So a number of people have asked me “Why do I, as a non-believer, write at length about the Bible?” I think the reason can best be expressed that while I don’t think you should drink the kool-aid, I do think people should know the contents of the punchbowl. How can we have a reasoned discussion of the world around us if we have little knowledge of what the person next to us believes?
On top of understanding what people believe, it is one of my passions to understand the development of such beliefs. When I was in college I was introduced to the idea of literary criticism. I grew fond of unravelling the literature put in front of my by my professors by examining it in the light of Marxist, post-colonial, or psychoanalytical theories. It was only natural that I would eventually apply the same critical eye to the Bible, a book I had started studying at an early age. Eventually I discovered forms of criticism particular to biblical texts, my favorite among them being source criticism—the study of source materials to discover literary history.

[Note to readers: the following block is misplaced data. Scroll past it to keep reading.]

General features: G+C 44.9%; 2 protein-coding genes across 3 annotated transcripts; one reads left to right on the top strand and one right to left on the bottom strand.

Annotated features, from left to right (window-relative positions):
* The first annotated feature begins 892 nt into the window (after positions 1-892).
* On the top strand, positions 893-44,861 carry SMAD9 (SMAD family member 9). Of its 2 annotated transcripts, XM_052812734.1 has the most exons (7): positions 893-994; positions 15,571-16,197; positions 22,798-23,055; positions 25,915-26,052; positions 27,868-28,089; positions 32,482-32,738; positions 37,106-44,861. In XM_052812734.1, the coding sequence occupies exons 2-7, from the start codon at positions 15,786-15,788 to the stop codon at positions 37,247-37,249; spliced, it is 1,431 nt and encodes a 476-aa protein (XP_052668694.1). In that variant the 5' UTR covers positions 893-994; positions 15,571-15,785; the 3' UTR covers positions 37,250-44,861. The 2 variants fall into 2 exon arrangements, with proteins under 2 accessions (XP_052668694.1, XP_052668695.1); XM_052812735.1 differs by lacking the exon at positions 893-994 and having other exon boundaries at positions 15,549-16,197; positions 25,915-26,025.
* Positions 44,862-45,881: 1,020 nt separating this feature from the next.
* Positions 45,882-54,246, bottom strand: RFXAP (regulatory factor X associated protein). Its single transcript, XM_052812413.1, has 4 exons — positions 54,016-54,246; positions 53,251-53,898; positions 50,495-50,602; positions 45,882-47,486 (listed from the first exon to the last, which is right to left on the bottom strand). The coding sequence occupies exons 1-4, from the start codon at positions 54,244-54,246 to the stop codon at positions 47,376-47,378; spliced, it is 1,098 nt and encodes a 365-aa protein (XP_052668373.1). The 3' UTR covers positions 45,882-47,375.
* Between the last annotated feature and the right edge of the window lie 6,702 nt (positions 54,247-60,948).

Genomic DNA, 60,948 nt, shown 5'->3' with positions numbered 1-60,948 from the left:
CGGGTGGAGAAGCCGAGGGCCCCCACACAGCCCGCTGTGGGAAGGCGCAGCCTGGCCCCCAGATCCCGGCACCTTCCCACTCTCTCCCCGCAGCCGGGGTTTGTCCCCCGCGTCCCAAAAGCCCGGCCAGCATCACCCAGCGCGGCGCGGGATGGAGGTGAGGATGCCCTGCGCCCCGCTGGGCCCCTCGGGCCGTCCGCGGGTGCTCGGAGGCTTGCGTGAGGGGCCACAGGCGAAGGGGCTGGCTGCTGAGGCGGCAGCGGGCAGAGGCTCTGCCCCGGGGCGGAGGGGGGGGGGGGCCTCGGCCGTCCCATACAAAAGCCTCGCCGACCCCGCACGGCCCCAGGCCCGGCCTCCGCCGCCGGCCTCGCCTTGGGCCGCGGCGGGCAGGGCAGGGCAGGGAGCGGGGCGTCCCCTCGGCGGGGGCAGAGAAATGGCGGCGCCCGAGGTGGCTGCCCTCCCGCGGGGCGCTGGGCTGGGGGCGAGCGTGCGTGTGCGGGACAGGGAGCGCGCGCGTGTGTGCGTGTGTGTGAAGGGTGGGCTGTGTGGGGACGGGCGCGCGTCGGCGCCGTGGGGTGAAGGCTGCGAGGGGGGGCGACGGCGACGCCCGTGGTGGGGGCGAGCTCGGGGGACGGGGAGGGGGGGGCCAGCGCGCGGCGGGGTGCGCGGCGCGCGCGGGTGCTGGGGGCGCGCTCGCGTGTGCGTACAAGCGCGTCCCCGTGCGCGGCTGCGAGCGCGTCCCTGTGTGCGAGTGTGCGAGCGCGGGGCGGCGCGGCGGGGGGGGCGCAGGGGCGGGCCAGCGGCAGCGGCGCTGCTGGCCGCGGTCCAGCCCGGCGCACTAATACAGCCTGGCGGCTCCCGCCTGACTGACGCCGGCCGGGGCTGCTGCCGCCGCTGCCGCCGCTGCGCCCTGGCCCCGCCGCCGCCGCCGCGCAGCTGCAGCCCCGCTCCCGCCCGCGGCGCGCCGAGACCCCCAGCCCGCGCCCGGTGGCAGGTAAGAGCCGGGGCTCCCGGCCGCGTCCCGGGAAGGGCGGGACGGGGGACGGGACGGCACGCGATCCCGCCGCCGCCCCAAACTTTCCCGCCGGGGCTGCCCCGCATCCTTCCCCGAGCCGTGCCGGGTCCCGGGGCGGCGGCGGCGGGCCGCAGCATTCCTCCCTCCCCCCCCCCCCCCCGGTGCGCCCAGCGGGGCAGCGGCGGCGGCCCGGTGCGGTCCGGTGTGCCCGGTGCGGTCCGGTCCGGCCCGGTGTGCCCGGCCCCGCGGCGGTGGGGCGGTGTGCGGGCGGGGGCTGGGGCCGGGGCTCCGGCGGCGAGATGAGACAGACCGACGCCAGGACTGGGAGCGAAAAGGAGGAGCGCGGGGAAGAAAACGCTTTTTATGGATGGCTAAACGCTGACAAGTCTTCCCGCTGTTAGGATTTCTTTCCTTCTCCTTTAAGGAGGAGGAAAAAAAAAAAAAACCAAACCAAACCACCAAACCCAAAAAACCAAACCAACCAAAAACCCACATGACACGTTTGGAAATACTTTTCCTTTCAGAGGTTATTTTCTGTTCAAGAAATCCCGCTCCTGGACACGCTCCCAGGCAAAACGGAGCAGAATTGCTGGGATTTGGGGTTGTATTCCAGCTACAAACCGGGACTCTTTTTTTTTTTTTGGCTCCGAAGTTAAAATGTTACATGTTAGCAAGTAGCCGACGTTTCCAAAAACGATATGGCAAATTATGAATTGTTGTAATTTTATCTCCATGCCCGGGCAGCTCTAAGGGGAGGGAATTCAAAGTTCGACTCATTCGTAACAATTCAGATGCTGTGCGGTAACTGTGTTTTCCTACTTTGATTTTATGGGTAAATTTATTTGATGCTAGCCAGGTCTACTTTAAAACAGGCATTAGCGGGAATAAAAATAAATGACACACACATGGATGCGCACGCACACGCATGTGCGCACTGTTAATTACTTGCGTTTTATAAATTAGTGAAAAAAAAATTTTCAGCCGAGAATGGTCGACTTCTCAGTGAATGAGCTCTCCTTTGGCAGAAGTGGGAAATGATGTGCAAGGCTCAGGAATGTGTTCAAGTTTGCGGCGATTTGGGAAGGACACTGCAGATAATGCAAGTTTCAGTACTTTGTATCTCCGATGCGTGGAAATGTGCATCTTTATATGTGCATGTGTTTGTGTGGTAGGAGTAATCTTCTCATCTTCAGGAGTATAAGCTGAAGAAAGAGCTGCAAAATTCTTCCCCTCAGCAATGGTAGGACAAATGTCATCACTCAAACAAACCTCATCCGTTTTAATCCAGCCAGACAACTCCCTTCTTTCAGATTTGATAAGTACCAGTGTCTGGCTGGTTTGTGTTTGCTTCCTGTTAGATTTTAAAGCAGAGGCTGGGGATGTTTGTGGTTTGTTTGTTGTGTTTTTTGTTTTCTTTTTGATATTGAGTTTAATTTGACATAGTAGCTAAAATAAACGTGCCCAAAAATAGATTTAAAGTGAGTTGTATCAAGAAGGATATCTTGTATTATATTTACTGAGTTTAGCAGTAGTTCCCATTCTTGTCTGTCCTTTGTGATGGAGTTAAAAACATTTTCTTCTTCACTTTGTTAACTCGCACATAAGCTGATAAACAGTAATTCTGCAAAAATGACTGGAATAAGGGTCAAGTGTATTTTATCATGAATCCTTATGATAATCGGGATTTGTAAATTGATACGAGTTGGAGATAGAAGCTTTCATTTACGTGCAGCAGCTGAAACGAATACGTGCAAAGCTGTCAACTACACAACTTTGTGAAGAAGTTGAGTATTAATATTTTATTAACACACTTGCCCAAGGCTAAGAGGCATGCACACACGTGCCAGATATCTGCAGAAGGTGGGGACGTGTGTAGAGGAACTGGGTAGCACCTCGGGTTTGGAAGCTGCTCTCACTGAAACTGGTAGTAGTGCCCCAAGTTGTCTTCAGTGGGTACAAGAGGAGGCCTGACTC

This book is the culmination of countless hours of reading, writing, editing, formatting, re-editing and reformatting. A year’s worth of late nights playing historian, ethnographer and literary scholar. The final product is a four-hundred page tome, the subject being a version of the first five books of the Bible, or Pentateuch, divided into their individual sources using a three color, grayscale, color code, nearly 250 footnotes, and four indices. You can check out the book here, and you can follow me on Twitter and Tumblr, or friend me on Facebook to get insider information about my upcoming projects.
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